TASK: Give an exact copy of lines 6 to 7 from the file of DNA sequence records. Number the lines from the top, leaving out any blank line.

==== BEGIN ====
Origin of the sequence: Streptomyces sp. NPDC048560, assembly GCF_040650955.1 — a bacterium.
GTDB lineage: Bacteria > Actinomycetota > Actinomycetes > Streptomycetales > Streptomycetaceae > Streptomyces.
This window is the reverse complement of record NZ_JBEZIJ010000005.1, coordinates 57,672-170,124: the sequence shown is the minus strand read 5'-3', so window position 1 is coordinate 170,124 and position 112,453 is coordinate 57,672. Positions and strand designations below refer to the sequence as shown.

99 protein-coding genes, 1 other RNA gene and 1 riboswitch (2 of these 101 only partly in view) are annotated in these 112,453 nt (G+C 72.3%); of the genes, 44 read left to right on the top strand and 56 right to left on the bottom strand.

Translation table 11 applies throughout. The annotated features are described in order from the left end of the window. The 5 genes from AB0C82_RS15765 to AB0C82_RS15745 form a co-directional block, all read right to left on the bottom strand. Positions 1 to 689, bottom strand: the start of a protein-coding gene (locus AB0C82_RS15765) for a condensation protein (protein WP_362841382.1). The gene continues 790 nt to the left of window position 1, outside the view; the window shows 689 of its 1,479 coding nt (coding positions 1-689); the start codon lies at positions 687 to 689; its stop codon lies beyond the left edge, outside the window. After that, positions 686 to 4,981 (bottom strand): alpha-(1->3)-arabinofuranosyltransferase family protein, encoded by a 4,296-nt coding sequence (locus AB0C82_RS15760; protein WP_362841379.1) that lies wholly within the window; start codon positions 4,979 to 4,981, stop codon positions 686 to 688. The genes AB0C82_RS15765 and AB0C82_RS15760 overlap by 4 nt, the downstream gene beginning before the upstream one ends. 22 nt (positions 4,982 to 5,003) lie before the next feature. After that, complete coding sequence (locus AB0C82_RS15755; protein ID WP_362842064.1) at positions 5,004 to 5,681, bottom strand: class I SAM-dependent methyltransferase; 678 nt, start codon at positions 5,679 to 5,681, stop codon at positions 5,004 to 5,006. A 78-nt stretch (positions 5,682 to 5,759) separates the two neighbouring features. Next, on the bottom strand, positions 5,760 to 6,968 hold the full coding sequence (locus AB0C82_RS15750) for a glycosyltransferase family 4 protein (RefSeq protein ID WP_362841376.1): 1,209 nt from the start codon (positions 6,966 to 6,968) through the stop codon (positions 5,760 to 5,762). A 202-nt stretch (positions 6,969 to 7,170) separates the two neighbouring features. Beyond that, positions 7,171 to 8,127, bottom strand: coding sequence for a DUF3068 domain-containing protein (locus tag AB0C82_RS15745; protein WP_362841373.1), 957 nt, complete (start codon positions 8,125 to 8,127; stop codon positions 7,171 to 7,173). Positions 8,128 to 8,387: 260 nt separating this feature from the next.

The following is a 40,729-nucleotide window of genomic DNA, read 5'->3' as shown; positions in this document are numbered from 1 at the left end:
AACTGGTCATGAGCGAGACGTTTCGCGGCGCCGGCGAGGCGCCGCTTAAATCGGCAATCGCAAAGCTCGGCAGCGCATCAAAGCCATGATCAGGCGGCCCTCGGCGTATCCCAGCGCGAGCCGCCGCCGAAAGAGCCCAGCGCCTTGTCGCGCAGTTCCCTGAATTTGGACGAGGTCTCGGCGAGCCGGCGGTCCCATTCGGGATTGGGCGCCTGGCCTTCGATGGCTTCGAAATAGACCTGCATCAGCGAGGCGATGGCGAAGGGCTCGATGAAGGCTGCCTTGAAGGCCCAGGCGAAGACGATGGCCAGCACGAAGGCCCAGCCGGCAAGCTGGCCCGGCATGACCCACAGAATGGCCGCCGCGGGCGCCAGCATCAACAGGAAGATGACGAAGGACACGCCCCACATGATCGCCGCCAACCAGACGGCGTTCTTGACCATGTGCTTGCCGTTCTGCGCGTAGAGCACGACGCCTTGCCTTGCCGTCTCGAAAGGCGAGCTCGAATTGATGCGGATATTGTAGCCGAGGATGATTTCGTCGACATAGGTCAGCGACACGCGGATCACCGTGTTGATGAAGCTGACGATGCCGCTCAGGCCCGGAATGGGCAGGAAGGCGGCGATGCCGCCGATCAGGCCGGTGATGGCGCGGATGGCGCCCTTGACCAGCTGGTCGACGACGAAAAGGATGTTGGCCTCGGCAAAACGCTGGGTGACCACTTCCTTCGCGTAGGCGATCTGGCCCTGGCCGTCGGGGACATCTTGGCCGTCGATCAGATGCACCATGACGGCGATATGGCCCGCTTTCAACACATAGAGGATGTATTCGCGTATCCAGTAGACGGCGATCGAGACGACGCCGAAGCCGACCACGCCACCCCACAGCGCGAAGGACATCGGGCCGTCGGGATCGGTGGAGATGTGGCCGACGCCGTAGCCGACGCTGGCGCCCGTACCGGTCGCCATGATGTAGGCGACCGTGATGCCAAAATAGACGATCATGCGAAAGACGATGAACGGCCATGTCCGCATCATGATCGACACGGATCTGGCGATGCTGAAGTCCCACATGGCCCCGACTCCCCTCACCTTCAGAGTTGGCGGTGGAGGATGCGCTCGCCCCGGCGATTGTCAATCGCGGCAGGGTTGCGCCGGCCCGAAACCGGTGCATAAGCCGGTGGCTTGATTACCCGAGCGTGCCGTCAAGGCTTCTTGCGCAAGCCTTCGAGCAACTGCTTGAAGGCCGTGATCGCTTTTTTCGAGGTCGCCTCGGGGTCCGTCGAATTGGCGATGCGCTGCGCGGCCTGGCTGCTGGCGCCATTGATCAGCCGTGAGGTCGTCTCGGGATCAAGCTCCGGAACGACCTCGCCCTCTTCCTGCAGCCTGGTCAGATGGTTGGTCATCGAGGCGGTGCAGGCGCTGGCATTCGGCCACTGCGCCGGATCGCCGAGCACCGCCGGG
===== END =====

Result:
The following is a 40,729-nucleotide window of genomic DNA, read 5'->3' as shown; positions in this document are numbered from 1 at the left end:
AACTGGTCATGAGCGAGACGTTTCGCGGCGCCGGCGAGGCGCCGCTTAAATCGGCAATCGCAAAGCTCGGCAGCGCATCAAAGCCATGATCAGGCGGCCCTCGGCGTATCCCAGCGCGAGCCGCCGCCGAAAGAGCCCAGCGCCTTGTCGCGCAGTTCCCTGAATTTGGACGAGGTCTCGGCGAGCCGGCGGTCCCATTCGGGATTGGGCGCCTGGCCTTCGATGGCTTCGAAATAGACCTGCATCAGCGAGGCGATGGCGAAGGGCTCGATGAAGGCTGCCTTGAAGGCCCAGGCGAAGACGATGGCCAGCACGAAGGCCCAGCCGGCAAGCTGGCCCGGCATGACCCACAGAATGGCCGCCGCGGGCGCCAGCATCAACAGGAAGATGACGAAGGACACGCCCCACATGATCGCCGCCAACCAGACGGCGTTCTTGACCATGTGCTTGCCGTTCTGCGCGTAGAGCACGACGCCTTGCCTTGCCGTCTCGAAAGGCGAGCTCGAATTGATGCGGATATTGTAGCCGAGGATGATTTCGTCGACATAGGTCAGCGACACGCGGATCACCGTGTTGATGAAGCTGACGATGCCGCTCAGGCCCGGAATGGGCAGGAAGGCGGCGATGCCGCCGATCAGGCCGGTGATGGCGCGGATGGCGCCCTTGACCAGCTGGTCGACGACGAAAAGGATGTTGGCCTCGGCAAAACGCTGGGTGACCACTTCCTTCGCGTAGGCGATCTGGCCCTGGCCGTCGGGGACATCTTGGCCGTCGATCAGATGCACCATGACGGCGATATGGCCCGCTTTCAACACATAGAGGATGTATTCGCGTATCCAGTAGACGGCGATCGAGACGACGCCGAAGCCGACCACGCCACCCCACAGCGCGAAGGACATCGGGCCGTCGGGATCGGTGGAGATGTGGCCGACGCCGTAGCCGACGCTGGCGCCCGTACCGGTCGCCATGATGTAGGCGACCGTGATGCCAAAATAGACGATCATGCGAAAGACGATGAACGGCCATGTCCGCATCATGATCGACACGGATCTGGCGATGCTGAAGTCCCACATGGCCCCGACTCCCCTCACCTTCAGAGTTGGCGGTGGAGGATGCGCTCGCCCCGGCGATTGTCAATCGCGGCAGGGTTGCGCCGGCCCGAAACCGGTGCATAAGCCGGTGGCTTGATTACCCGAGCGTGCCGTCAAGGCTTCTTGCGCAAGCCTTCGAGCAACTGCTTGAAGGCCGTGATCGCTTTTTTCGAGGTCGCCTCGGGGTCCGTCGAATTGGCGATGCGCTGCGCGGCCTGGCTGCTGGCGCCATTGATCAGCCGTGAGGTCGTCTCGGGATCAAGCTCCGGAACGACCTCGCCCTCTTCCTGCAGCCTGGTCAGATGGTTGGTCATCGAGGCGGTGCAGGCGCTGGCATTCGGCCACTGCGCCGGATCGCCGAGCACCGCCGGG